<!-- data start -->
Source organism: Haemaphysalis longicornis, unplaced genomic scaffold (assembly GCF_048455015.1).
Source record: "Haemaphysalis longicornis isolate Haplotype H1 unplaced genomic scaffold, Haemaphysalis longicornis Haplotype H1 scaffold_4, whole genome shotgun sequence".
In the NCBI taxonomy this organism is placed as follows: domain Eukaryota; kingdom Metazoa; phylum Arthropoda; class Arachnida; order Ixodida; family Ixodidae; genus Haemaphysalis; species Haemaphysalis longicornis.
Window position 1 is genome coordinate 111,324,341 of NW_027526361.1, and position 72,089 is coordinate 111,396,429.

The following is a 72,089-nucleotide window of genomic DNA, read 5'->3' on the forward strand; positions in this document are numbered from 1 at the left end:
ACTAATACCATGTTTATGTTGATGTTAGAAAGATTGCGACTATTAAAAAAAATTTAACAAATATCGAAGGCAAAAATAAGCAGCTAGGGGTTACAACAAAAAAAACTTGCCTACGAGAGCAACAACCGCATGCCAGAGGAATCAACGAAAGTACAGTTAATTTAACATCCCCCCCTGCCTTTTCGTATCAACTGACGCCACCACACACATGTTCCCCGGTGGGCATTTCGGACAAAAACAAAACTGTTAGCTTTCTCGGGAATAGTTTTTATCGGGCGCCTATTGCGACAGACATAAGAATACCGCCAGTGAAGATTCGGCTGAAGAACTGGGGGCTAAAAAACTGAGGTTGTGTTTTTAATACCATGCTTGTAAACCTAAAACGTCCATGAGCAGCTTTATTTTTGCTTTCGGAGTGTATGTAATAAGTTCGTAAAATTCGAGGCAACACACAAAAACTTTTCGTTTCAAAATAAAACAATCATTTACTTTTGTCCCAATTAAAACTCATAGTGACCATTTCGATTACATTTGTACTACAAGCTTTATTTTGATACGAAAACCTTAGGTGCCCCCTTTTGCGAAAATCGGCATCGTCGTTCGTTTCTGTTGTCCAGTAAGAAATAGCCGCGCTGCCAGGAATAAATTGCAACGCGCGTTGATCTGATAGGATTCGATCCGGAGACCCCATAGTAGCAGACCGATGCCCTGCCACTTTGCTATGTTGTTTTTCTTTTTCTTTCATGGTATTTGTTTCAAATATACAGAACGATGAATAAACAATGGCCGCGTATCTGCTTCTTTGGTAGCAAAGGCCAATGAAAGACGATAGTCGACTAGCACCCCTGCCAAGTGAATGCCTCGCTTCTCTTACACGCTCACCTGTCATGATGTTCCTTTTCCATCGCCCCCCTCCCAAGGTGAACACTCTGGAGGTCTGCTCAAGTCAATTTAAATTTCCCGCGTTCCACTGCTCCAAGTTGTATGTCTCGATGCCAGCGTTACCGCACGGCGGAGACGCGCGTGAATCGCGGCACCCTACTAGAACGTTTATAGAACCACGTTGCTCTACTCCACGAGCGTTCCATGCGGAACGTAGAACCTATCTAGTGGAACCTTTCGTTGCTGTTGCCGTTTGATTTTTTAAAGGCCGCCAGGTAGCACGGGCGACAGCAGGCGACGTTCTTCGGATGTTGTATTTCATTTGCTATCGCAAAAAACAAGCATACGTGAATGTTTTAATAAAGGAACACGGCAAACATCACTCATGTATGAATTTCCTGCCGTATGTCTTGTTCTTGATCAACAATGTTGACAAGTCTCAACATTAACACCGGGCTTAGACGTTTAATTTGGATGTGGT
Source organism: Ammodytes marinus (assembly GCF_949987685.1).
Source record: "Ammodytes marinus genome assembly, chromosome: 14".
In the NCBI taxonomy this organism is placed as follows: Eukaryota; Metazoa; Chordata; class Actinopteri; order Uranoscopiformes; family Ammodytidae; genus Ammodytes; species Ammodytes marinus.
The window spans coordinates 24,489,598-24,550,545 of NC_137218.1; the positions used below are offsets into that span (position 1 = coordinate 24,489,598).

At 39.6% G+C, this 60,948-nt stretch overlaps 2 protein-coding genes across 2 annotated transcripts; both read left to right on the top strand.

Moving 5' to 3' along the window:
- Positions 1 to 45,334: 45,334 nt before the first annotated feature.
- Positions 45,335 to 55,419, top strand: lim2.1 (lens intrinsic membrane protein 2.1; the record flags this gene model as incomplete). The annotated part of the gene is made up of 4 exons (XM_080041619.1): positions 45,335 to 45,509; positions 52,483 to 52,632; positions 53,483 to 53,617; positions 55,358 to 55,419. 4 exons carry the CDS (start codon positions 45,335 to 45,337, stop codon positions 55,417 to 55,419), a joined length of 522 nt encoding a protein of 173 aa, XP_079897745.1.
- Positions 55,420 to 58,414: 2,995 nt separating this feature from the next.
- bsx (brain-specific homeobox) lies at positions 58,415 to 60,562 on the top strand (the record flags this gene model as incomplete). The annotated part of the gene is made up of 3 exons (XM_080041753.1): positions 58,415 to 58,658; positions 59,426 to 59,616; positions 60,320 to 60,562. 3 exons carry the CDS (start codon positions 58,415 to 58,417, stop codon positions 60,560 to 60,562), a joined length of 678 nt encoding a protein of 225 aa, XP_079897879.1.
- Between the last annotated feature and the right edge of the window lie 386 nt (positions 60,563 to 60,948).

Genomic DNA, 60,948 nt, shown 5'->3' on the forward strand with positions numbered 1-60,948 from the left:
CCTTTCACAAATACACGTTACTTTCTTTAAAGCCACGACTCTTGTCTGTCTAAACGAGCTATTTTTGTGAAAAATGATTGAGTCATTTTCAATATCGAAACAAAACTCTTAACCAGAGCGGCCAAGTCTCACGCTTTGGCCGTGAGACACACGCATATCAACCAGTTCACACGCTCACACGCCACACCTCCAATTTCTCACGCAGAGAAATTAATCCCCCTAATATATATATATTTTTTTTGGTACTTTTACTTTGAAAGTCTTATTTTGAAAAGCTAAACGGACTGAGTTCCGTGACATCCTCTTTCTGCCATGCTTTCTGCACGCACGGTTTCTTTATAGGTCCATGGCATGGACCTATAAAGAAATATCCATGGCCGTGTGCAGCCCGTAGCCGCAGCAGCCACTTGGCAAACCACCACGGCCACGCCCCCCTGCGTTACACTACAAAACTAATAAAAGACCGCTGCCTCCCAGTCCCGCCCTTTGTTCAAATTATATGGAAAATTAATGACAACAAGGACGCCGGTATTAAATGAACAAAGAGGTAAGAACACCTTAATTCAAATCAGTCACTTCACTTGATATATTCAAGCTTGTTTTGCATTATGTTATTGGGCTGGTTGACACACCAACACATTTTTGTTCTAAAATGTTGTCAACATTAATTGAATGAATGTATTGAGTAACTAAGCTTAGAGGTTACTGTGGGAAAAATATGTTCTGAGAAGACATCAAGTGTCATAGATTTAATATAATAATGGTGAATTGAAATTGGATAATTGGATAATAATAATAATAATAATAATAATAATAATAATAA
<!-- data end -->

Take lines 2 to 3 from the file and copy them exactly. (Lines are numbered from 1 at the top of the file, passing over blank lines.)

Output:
Source record: "Haemaphysalis longicornis isolate Haplotype H1 unplaced genomic scaffold, Haemaphysalis longicornis Haplotype H1 scaffold_4, whole genome shotgun sequence".
In the NCBI taxonomy this organism is placed as follows: domain Eukaryota; kingdom Metazoa; phylum Arthropoda; class Arachnida; order Ixodida; family Ixodidae; genus Haemaphysalis; species Haemaphysalis longicornis.